The main factors affecting gene balance are: mutation, a migration, a selection and the gene drift.
Mutation, the process by which one allele transforms into another, can alter the gene frequency of a population. If the mutation rate of a gene THE for its allele a is greater than the inverse mutation rate (The à THE), there will be an increase in the frequency of the allele a and a decrease in the frequency of THE.
Different populations of the same species are not always isolated. Individuals can migrate by joining or leaving a population (emigration)
Migrations can alter the genetic makeup of a population. For example, if a population consisting only of blue-eyed people migrates to a region where most people have brown eyes, there will be an increase in the frequency of the blue-eye allele and a corresponding decrease in the frequency of the brown-eye allele.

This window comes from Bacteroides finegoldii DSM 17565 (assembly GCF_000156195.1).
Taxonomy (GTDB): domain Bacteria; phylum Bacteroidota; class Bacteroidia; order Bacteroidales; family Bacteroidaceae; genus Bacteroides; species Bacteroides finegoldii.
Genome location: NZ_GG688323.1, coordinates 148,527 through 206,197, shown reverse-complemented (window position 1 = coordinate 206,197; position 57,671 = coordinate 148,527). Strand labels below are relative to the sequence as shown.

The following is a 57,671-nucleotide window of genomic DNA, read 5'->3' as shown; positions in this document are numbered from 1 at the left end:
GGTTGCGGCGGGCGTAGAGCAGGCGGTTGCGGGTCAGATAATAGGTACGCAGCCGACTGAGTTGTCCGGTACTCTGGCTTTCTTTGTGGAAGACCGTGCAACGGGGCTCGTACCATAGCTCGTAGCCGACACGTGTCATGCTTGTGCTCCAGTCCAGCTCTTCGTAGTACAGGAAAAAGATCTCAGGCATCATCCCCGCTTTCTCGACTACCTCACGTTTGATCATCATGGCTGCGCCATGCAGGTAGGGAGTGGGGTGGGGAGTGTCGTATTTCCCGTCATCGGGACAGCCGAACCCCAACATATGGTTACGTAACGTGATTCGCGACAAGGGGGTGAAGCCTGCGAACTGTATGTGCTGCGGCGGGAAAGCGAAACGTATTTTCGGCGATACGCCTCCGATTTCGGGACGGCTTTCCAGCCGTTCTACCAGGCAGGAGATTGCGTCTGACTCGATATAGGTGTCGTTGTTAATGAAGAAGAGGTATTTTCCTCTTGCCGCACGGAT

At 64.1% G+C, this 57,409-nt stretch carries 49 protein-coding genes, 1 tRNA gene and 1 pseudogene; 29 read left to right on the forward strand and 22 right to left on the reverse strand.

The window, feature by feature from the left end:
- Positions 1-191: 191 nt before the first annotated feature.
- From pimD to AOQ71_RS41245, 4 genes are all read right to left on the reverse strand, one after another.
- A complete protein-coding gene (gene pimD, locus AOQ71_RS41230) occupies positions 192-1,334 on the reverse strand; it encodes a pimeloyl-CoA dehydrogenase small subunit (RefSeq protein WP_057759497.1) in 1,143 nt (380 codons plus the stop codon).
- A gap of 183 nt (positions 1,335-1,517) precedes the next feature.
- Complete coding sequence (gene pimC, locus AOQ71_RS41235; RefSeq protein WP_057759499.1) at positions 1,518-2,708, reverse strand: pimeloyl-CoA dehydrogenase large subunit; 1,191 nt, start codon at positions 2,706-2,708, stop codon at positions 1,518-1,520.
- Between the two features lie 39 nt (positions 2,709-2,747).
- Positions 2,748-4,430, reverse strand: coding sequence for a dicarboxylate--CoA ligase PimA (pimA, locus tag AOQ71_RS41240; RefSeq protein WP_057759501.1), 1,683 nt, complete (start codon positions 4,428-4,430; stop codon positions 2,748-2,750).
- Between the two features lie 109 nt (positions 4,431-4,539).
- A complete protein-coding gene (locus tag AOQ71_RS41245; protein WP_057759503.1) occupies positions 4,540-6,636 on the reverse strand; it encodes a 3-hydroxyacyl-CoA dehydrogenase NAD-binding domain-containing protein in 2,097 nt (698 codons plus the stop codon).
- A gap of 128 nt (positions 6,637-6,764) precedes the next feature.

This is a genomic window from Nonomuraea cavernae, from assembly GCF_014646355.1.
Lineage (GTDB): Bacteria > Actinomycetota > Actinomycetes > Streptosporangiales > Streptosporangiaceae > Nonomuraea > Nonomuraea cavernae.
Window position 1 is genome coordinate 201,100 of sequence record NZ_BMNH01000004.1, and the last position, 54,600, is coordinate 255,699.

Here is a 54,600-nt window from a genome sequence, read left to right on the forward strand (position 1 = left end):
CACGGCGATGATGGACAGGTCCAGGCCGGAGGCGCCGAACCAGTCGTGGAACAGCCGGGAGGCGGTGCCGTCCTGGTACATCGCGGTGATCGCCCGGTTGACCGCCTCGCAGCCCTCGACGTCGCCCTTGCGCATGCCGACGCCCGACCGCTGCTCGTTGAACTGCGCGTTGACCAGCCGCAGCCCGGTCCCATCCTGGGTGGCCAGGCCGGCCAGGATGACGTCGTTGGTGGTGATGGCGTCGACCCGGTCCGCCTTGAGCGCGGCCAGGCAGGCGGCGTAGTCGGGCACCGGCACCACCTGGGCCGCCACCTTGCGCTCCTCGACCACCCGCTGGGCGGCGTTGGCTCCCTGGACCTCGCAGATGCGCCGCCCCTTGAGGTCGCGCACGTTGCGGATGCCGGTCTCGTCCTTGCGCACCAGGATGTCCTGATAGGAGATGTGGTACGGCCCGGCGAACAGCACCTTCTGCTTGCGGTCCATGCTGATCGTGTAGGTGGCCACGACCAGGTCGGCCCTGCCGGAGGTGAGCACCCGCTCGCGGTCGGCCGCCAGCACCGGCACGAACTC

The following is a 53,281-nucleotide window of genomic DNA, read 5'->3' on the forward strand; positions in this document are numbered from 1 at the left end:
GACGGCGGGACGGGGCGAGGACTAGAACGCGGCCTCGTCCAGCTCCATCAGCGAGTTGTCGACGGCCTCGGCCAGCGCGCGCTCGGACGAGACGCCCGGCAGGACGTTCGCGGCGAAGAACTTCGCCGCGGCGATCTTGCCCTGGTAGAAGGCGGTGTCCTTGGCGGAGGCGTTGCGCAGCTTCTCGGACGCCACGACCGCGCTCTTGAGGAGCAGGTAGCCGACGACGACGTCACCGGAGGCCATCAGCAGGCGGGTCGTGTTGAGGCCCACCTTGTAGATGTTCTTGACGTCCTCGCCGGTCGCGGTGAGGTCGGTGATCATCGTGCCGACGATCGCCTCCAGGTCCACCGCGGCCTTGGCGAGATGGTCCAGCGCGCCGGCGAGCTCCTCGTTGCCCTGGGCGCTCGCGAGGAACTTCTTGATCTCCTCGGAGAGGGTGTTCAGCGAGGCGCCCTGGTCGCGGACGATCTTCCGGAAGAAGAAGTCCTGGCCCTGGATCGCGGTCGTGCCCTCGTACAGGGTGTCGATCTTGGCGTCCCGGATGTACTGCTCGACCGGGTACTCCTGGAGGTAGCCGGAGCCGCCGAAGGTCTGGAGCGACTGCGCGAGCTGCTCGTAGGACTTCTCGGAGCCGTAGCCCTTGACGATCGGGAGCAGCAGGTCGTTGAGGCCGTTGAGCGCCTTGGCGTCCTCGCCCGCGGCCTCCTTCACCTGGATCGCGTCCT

Depending on their genetic make-up, an individual may be more or less likely to survive and reproduce.
An example of this is industrial melanism. Dark-colored genotype moths are more intensely hunted by birds than light moths in unpolluted areas. Therefore the frequency of the dark color conditioning gene remains low. In the polluted areas the opposite happens: the most intensely hunted by the birds are the light colored ones. This increases the frequency of dark moths and the frequency of the allele conditioning this feature.
Ecological disasters such as forest fires, floods, deforestation, etc. can reduce the size of a population so drastically that the few survivors are not genetically representative samples of the original population. By chance, and not by adaptation criteria, certain alleles may suddenly increase in frequency, while other alleles may simply disappear. This phenomenon is called gene drift.